James White is not going to win over a ton of admirers. Producer Josh Mond’s feature directorial debut is a character piece centered around an unappealing lead and a heavy subject matter. It wasn’t meant to become a crowdpleaser. But from the extended first frame until its very last, I loved the hell out of his little movie. The kind of riveting, hard-knocking indie film that I found hit maybe a little too close to home for my complete liking, it’s a diligently small-scale work of restraint that bleeds honesty at every turn and never falls short on being as beautiful as it is tragic. It’s an engulfing little number that’s not afraid to tell it as it is, and let the audience come to understand and ultimately accept its lead character, played all-so-wonderfully by Girls alum Christopher Abbott, rather than love him from the start.
Supported mightily by Cynthia Nixon as the titular character’s ailing mother, and also steered very, very well by co-stars Scott “Kid Cudi” Mescudi, Ron Livingston and Makenzie Leigh along the way, it’s a powerhouse picture, and promises a very strong future for Mond in the director’s chair. Even when it gets more dramatic and more aching, it never rings false. It’s a staggering, fire-bellied work of finding yourself when the world around refuses to let you be yourself. It’s a mature, thoughtful piece of upright majesty, and it’s exactly what I like to see when I look out for these little movies. Much like White himself, it won’t have a lot of friends, but those who do end up enticed will stick around for the long run.
Don’t call it a comeback: Rocky’s been here for years, rockin’ his peers and puttin’ suckers —Russian and otherwise —in fear. Yes, the Rocky series has most certainly had its hills-and-valleys over its plane of existence. The sequels, no matter what affections I’ve had for Rocky III and others have had for Rocky IV in the past, have never quite reach the heights of its 1976 Best Picture-winning peer. And while Rocky Balboa left things on an admirable high note nearly ten years ago, director/co-writer Ryan Coogler (Fruitvale Station) proved there was still a fire burning, lightning chewing and thunder crapping inside the heart of the Italian Stallion’s series — and how right he was.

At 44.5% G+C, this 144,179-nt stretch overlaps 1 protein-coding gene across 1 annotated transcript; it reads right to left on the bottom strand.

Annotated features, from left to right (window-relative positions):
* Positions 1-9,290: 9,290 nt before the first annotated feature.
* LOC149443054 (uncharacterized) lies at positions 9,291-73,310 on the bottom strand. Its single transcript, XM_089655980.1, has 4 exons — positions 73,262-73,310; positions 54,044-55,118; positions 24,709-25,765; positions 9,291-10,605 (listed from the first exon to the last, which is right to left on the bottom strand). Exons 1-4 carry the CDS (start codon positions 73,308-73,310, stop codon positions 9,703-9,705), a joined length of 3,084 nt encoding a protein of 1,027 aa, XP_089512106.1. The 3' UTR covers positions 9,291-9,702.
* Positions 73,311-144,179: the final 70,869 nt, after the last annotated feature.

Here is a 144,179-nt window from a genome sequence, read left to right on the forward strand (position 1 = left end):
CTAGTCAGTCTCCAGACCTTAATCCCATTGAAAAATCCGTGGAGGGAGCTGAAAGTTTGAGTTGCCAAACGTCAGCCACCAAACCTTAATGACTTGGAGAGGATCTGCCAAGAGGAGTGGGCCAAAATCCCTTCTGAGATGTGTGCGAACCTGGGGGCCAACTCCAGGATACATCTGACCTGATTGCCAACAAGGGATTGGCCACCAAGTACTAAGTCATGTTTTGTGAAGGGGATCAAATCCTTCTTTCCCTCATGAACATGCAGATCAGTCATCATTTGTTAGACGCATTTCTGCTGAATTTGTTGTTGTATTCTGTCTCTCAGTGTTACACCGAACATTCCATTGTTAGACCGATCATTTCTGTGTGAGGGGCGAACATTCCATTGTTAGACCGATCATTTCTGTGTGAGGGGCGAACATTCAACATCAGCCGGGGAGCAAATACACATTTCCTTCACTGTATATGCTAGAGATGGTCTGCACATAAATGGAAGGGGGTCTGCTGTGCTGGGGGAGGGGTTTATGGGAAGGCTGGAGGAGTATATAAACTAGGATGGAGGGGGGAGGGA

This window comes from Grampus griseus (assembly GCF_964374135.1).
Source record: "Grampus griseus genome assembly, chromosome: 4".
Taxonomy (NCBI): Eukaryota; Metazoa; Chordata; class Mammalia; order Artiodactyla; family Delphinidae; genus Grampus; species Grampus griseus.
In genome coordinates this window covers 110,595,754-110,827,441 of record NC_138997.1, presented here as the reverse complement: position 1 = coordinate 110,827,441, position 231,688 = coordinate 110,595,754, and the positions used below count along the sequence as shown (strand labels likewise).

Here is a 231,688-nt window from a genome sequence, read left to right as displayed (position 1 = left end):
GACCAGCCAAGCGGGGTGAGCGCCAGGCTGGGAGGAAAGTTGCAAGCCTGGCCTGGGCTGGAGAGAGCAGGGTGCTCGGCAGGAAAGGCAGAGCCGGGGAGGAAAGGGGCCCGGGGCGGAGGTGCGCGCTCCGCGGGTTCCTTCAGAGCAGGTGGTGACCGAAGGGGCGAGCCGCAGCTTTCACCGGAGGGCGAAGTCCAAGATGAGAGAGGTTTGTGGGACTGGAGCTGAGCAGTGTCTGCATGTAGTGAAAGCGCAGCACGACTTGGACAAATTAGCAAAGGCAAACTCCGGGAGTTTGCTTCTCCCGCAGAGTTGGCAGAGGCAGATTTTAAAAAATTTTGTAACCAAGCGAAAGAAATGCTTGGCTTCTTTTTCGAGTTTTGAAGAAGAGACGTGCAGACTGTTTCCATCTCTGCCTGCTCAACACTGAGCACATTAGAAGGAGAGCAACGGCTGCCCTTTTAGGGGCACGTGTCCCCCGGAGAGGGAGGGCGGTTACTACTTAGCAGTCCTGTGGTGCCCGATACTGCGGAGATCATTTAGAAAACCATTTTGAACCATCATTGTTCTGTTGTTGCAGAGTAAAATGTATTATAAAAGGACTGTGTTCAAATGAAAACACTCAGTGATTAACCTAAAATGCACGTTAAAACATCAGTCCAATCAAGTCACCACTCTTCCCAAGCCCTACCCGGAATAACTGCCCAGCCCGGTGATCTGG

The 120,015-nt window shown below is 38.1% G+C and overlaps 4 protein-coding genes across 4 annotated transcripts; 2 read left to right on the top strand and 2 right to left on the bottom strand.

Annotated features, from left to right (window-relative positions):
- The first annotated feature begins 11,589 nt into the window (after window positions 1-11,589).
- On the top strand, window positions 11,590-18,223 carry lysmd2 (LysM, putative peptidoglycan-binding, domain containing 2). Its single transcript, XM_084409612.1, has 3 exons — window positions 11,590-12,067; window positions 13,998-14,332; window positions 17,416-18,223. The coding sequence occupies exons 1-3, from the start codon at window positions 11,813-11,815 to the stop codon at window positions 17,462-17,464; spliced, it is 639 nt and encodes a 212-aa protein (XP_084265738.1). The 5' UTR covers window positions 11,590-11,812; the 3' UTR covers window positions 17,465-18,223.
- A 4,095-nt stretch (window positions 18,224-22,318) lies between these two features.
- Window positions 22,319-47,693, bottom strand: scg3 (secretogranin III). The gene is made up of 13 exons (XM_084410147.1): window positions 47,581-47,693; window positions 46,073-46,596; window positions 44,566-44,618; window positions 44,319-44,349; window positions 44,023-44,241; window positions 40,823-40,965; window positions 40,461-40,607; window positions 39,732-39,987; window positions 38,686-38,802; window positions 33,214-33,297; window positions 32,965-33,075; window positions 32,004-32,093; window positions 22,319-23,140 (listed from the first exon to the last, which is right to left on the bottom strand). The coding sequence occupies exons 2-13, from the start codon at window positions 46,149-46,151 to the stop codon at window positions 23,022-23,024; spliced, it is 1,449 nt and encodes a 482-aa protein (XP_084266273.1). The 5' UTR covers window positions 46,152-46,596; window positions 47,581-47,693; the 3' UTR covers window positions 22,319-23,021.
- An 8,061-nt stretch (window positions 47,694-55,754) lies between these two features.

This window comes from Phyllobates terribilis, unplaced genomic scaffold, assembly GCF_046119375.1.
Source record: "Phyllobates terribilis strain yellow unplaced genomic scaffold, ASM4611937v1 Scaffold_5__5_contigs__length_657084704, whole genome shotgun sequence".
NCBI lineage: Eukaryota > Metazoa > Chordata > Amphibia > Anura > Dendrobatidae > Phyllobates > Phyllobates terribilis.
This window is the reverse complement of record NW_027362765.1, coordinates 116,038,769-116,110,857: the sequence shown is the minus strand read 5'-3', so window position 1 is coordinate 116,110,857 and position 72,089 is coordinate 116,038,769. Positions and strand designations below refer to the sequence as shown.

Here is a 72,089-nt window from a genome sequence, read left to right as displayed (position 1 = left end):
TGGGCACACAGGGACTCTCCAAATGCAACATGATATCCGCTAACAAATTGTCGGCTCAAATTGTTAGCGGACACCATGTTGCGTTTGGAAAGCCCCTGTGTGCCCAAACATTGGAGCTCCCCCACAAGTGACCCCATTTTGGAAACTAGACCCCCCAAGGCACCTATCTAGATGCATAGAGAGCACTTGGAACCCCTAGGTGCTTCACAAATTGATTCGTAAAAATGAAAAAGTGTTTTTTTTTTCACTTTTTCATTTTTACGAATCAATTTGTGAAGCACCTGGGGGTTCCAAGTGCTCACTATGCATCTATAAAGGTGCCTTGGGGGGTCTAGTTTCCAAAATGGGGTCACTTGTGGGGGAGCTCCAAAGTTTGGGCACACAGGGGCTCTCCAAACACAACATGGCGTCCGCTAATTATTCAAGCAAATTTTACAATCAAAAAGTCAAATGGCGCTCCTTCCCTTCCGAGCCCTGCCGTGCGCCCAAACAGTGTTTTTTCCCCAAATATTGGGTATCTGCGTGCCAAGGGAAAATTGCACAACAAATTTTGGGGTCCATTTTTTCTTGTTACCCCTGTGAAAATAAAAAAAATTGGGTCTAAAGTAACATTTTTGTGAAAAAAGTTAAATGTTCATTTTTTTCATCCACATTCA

Creed, the seventh film in the MGM franchise, may just be the best to date. Easily the most enjoyable and emotionally skyrocketing any Rocky film has been in decades, it’s a towering achievement in persistence. It’s a shockingly good character examination taught well by the original film, highly respectful to the films that preceded it afterwards and not afraid to do its own thing in the process. While the titular boxer often plays second fiddle to the new champion in the ring, Adonis Creed (played with a wallop of a punch by Michael B. Jordan), this is just as much Rocky’s film as it is his younger trainee’s. Neither step on each others toes, thankfully, and Sylvester Stallone’s long-earned on-screen charisma never overshadows Jordan.
With that said, Creed features some of Stallone’s best acting in years —maybe his best ever, in the right moments. He fits into this character like a boxing glove at this point, and Coogler gives him the right stuff to knock this one out cold. It’s a powerful tribute to his legacy, and one that’ll likely be rewarded handsomely with an Oscar later tonight. And he completely earned it. Because Rocky is a fighter — in more ways than one — and he, Coogler and everyone else involved with this one proved he’s still fighting with a vengeance. Rocky’s still flying high. I wouldn’t want it any other way.